News Column

Scotland's referendum is a fateful moment for the whole UK

January 30, 2014


ACTIONS always have consequences. If it votes for independence later this year, Scotland could theoretically introduce its own currency. In practice it won't, and will have to choose: keep the pound, which will remain in the hands of the Bank of England , or join the euro, controlled by the European Central Bank . That means Scotland would not be fully independent, and that its national debts would face a greater risk of default than the UK's , a country able to borrow in sterling, a currency it controls. Mark Carney , the governor of the Bank of England , was merely stating the obvious yesterday when he explained what the economic consequences of Scottish independence would be. Scottish nationalists may point out that this doesn't really matter to them: better, from their perspective, to be politically independent even if compromises still need to be made over economics. Fair enough - but the Scottish establishment will then face another choice: either embrace sensible free-market reforms to make sure that its economy and labour market can adjust to shocks, or face a Eurozone periphery-style crisis next time there is a problem. Sadly, we know politicians aren't always rational. I hope Scotland votes to remain part of the UK - but the UK then needs a constitutional revolution, with England , Wales and Northern Ireland given the same powers of self-government - and parliaments - already afforded to Scotland . In the meantime, the referendum is moving closer, the polls are narrowing and the fate of the UK lies in the balance. Britain faces an historic decision, and it is time for business leaders to have the courage of their convictions. Please speak out now - or forever hold your peace.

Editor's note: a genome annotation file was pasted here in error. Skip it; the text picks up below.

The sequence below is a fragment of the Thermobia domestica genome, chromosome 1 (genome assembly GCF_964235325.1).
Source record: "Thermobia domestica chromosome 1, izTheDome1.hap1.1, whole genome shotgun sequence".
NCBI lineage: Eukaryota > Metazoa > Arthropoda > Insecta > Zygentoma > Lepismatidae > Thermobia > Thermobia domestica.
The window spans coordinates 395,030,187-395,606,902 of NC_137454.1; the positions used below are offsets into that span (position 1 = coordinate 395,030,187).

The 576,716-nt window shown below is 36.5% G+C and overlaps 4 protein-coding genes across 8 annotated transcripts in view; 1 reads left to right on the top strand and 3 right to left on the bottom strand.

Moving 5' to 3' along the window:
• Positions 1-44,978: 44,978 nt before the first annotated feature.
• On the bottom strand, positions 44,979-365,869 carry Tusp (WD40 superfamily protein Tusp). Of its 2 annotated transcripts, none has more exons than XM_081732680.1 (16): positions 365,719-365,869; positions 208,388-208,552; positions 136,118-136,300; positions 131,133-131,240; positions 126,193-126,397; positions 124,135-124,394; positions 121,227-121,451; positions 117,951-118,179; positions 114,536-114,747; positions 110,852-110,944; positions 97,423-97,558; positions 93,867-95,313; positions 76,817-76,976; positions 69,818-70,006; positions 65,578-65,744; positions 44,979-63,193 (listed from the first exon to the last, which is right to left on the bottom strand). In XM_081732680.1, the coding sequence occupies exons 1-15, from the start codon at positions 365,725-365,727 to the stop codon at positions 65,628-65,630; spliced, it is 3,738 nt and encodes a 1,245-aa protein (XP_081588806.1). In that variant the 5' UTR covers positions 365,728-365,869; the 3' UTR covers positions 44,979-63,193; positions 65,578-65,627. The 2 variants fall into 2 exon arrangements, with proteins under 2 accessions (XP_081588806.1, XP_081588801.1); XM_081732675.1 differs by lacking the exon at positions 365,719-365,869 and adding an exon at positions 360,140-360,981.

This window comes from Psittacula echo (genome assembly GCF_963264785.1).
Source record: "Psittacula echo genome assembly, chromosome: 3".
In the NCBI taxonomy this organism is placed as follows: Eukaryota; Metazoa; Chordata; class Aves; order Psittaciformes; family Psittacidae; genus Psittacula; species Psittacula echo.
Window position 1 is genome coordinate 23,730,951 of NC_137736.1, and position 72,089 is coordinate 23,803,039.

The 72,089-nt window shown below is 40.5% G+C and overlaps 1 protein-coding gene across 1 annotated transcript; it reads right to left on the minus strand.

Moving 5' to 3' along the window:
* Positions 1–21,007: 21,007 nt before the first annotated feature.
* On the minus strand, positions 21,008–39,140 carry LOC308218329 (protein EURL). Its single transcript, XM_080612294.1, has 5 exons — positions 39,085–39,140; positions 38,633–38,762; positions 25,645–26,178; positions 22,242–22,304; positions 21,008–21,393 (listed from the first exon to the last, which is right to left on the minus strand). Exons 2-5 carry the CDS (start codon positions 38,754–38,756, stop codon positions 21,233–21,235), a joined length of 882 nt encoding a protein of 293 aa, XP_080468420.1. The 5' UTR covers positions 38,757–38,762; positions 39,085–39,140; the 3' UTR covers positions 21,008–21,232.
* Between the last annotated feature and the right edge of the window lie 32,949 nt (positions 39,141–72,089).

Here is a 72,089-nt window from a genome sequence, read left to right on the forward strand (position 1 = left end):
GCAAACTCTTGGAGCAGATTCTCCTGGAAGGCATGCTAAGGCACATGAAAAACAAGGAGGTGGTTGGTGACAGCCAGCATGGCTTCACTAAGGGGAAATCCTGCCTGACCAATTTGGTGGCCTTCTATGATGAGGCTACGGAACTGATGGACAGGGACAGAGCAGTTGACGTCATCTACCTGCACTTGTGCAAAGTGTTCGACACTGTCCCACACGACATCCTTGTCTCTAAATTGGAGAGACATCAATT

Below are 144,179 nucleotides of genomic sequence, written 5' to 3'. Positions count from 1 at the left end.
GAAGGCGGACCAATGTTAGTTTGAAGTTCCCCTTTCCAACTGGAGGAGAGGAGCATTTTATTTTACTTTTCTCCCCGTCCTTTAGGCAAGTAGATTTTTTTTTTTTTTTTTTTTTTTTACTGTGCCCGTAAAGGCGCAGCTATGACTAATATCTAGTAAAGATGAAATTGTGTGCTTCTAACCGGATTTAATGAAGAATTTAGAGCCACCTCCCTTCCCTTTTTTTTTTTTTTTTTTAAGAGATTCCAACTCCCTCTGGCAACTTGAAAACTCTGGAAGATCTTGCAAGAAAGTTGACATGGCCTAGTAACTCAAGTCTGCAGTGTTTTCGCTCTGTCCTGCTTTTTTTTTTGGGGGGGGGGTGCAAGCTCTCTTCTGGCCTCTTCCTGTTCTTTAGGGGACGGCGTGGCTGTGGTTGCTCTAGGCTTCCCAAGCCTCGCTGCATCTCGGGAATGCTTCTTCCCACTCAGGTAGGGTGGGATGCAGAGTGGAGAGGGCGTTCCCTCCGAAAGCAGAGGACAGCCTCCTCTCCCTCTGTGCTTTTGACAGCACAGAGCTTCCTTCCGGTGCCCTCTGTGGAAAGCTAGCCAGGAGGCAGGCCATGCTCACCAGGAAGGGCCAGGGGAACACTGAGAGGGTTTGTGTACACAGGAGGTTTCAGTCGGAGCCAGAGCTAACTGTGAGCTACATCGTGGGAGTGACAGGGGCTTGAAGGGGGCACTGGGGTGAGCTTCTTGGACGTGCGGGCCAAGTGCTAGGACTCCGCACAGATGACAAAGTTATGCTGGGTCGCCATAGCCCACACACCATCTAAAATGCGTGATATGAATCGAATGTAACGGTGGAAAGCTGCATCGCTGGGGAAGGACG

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Source: City A.M. (UK)

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